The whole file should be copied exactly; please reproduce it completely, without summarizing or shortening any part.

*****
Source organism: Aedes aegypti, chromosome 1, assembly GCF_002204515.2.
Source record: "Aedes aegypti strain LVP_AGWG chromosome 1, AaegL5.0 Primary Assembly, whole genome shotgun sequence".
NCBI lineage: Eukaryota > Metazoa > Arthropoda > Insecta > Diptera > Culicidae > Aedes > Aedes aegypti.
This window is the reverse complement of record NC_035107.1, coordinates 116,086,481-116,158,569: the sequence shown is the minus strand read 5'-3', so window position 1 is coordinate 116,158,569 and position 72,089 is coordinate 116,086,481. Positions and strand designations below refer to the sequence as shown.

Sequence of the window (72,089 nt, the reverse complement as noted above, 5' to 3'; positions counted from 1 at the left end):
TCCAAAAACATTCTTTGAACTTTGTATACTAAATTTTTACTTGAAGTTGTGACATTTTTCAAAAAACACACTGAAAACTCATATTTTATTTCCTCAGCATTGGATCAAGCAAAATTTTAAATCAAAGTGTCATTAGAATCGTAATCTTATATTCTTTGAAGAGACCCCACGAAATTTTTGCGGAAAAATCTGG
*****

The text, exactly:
Source organism: Aedes aegypti, chromosome 1, assembly GCF_002204515.2.
Source record: "Aedes aegypti strain LVP_AGWG chromosome 1, AaegL5.0 Primary Assembly, whole genome shotgun sequence".
NCBI lineage: Eukaryota > Metazoa > Arthropoda > Insecta > Diptera > Culicidae > Aedes > Aedes aegypti.
This window is the reverse complement of record NC_035107.1, coordinates 116,086,481-116,158,569: the sequence shown is the minus strand read 5'-3', so window position 1 is coordinate 116,158,569 and position 72,089 is coordinate 116,086,481. Positions and strand designations below refer to the sequence as shown.

Sequence of the window (72,089 nt, the reverse complement as noted above, 5' to 3'; positions counted from 1 at the left end):
TCCAAAAACATTCTTTGAACTTTGTATACTAAATTTTTACTTGAAGTTGTGACATTTTTCAAAAAACACACTGAAAACTCATATTTTATTTCCTCAGCATTGGATCAAGCAAAATTTTAAATCAAAGTGTCATTAGAATCGTAATCTTATATTCTTTGAAGAGACCCCACGAAATTTTTGCGGAAAAATCTGG